• Your grades – preparation for your Physics application really starts from the moment you start studying for your A-levels (or equivalent). Excellent grades are essential in order to be considered for a place at Imperial, so you should be aiming for A*A*A in your A-levels (or equivalent) as a minimum.
  • Your UCAS application – the first official stage of your Physics application is completing your UCAS application online. As well as your grades, this includes your personal statement. This is the first chance you’ll get to showcase your suitability for Physics and prove to Imperial that you are interested and committed to the subject areas.
  • The admissions test –  It’s important that you prepare for the Engineering and Science Admissions Test (ESAT). We advise reaching out to one of our specialised admissions tutors for more tailored guidance and preparation support.

2. Show your passion and aptitude for Physics and Mathematics

Although excellent grades and a great performance in the ESAT are important, you’ll need to do more than that to stand out from the hundreds of other strong applicants. One way to do this is to demonstrate your passion for the subjects you’re going to be studying.

There are many ways you can show your passion for Physics and Mathematics in your personal statement, including:

  • Wider reading on particular topics, theories and academics – referencing topics and theories that you are particularly interested in in your personal statement is a great way to show that you have gone beyond the expected school-level Physics study.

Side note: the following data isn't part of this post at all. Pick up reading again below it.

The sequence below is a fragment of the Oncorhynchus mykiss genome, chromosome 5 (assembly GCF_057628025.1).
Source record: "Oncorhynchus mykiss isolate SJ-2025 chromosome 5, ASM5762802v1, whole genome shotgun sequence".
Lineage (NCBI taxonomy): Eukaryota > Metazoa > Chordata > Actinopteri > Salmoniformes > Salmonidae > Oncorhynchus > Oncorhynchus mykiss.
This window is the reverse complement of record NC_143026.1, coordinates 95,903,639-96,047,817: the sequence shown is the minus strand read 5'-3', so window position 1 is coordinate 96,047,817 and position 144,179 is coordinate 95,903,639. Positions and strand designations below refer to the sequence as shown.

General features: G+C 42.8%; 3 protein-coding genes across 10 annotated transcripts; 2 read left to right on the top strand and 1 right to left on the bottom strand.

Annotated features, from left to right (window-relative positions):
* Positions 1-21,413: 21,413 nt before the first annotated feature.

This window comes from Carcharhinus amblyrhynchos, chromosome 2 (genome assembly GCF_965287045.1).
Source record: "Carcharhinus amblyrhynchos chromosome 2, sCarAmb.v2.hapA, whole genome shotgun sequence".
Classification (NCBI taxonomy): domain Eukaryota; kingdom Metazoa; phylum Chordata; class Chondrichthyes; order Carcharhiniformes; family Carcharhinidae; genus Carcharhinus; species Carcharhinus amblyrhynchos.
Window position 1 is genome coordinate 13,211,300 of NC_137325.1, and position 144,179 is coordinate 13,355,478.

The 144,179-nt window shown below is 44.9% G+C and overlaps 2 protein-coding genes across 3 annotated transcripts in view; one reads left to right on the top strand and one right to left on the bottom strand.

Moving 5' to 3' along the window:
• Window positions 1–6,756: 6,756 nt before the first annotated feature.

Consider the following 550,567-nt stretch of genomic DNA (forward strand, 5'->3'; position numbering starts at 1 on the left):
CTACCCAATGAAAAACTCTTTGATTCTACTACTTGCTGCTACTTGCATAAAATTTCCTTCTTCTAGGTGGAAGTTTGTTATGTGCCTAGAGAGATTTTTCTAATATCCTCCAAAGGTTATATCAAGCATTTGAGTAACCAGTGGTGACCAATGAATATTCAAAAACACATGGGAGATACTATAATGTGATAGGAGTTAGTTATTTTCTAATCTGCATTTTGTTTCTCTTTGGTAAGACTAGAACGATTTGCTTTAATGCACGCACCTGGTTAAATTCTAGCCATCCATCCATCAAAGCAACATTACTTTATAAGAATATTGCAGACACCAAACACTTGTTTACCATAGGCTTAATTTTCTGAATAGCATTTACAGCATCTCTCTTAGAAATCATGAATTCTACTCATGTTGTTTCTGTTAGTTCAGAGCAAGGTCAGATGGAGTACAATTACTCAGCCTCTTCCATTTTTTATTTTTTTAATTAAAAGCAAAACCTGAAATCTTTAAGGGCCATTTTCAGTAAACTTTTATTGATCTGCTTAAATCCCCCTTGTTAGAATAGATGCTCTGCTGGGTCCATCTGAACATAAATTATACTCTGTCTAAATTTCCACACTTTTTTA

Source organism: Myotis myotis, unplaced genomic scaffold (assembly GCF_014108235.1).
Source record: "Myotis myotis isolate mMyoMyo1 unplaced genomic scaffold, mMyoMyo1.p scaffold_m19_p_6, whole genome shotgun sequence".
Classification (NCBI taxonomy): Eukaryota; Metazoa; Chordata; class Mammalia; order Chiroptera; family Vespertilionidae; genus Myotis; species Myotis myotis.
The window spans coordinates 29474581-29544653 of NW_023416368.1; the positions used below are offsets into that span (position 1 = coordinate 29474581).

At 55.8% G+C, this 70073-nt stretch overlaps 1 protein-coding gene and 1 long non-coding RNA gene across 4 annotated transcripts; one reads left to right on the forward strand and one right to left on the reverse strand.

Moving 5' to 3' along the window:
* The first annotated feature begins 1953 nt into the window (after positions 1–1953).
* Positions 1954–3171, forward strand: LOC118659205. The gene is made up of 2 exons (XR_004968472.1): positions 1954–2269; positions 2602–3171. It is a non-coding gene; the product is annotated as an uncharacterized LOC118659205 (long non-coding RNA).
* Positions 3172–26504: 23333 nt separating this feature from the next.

• Getting work experience at a Physics-related company – this shows that you are motivated and dedicated to the subject area outside of a school setting. It also gives you real-life insights and experience of what a career in the sciences might involve and which skills are important to succeed.
  • Relevant volunteering – there are many volunteering opportunities that will show your passion and aptitude for Maths, Physics, and related subjects. For example, you might volunteer helping older people with their computer skills or tutoring young children in Maths or Science, both of which show your quantitative skills beyond the school curriculum.
  • Participating in relevant competitions, clubs or challenges – we recommend showcasing your mathematical ability by participating in Maths competitions such as UK Maths Challenge, as this is a great way to help your application stand out and prove that your academic ability goes beyond the school setting.